At The Drive-In
, two of the most significant rock acts of their era, have both reformed after more than a decade apart. They will both perform at the Coachella
festival this year.
At The Drive-In, famed for their wildly kinetic live shows, left fans stunned last night when a cryptic tweet suggested their reformation (view it below).
The tweet was later confirmed when the line-up for Coachella was announced, proving that the band really had settled their disputes and would perform again. A new website
with a teaser video and their Coachella dates also appeared online.
The post-hardcore pioneers parted ways in 2001 amid intense media hype, some of which claimed they were "the next Nirvana
". Their final album, "Relationship Of Command
", was a huge commercial success and was credited with bringing post-hardcore to the mainstream. Singer Cedric Bixler
and guitarist Omar Rodriguez
went on to form progressive rock act The Mars Volta
, while the remaining members founded the alternative rock group Sparta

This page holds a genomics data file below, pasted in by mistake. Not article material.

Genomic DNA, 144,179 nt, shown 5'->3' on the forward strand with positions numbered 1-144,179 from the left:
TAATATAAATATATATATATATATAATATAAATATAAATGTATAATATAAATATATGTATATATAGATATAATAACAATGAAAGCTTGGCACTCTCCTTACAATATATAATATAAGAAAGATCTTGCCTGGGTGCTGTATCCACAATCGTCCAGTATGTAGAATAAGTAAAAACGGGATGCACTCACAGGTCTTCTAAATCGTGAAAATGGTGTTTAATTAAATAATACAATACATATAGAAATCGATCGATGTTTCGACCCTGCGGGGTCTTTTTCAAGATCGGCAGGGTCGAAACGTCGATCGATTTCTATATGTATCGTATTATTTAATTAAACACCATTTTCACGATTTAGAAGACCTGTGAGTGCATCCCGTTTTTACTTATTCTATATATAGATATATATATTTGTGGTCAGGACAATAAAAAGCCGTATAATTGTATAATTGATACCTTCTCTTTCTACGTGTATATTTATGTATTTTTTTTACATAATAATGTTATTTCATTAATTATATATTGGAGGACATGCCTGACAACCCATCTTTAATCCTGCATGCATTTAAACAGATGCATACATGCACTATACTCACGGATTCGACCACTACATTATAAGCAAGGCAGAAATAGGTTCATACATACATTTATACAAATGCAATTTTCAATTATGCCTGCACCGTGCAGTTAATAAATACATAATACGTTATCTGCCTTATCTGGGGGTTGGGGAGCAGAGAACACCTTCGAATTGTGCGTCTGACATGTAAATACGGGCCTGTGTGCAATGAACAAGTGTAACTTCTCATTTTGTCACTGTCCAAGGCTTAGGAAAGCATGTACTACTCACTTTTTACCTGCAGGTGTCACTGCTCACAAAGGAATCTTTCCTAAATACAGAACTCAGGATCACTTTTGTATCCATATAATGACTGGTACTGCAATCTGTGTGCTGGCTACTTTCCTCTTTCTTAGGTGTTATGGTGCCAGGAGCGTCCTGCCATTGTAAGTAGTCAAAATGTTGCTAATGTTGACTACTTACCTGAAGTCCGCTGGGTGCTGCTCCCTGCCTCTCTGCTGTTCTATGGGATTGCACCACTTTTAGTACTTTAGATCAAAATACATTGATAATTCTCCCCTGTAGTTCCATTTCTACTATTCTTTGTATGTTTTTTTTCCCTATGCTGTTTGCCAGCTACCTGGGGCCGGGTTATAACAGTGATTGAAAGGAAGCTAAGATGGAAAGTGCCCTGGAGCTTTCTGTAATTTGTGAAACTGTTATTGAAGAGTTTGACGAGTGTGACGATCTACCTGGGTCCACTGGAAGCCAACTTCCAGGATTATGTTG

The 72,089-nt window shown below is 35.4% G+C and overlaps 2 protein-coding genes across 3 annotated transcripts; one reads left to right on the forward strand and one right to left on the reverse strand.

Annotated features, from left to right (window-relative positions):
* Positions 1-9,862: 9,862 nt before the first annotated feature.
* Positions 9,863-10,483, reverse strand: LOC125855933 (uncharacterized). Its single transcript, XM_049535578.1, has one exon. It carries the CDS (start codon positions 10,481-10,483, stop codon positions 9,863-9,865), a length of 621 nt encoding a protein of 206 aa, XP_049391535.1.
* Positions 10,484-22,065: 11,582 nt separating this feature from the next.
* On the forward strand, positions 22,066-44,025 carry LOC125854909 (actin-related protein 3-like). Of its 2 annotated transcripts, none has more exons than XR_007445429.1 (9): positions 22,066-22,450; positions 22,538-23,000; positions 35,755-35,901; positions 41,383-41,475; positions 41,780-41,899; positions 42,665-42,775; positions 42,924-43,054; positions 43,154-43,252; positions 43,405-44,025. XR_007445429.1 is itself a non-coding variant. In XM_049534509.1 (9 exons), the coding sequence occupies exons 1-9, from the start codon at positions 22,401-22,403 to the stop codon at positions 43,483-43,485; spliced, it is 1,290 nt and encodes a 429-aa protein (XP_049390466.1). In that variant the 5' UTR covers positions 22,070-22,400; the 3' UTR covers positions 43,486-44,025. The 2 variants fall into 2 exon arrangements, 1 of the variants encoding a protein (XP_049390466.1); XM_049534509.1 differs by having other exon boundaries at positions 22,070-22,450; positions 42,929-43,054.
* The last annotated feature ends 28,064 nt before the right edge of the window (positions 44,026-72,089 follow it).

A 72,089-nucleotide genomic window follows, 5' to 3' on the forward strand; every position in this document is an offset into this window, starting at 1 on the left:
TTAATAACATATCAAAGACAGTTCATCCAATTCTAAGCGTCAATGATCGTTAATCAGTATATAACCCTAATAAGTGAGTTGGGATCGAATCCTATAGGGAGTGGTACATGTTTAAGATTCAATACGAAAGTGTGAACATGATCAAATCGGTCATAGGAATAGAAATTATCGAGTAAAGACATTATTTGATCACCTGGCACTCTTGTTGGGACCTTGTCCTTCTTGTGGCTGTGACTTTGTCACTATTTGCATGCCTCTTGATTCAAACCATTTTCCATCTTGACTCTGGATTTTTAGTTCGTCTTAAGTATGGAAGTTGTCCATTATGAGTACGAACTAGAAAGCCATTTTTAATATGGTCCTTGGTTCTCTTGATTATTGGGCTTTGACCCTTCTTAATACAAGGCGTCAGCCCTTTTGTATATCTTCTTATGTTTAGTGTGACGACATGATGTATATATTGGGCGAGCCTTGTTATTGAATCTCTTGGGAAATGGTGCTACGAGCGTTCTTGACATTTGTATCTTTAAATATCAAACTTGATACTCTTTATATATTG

The reunion has left some fans questioning their motives, considering comments made by The Mars Volta members during their hiatus which suggested they would only reform for the money. Bixler responded to these claims on his YouTube page
"I can see how many of you would think we only might be in it for the money, but people change,
" he said. "I'm going to have the time of my life. What kind of artist would I be if I didn't contradict myself?
Seemingly by coincidence, hardcore punk legends Refused also announced their reformation
yesterday after splitting in 1998. While the timing of their announcement left them in the shadow of At The Drive-In, it remains a significant moment in rock:
"Finally, after a decade and a half hiatus, Kristofer picked up the guitar again. Which made David want to play the drums again. Which in turn led to all four of us suddenly making new music in assorted constellations. As all this was brewing, Coachella got in touch.
"We never did 'The shape of punk to come' justice back when it came out, too tangled up in petty internal bickering to really focus on the job. And suddenly there's this possibility to do it like it was intended. We wanna do it over, do it right. For the people who've kept the music alive through the years, but also for our own sakes.
So two of the greatest modern punk bands reform in one day, shortly after news that Black Sabbath
and Van Halen
will release new albums. Who says rock is dead?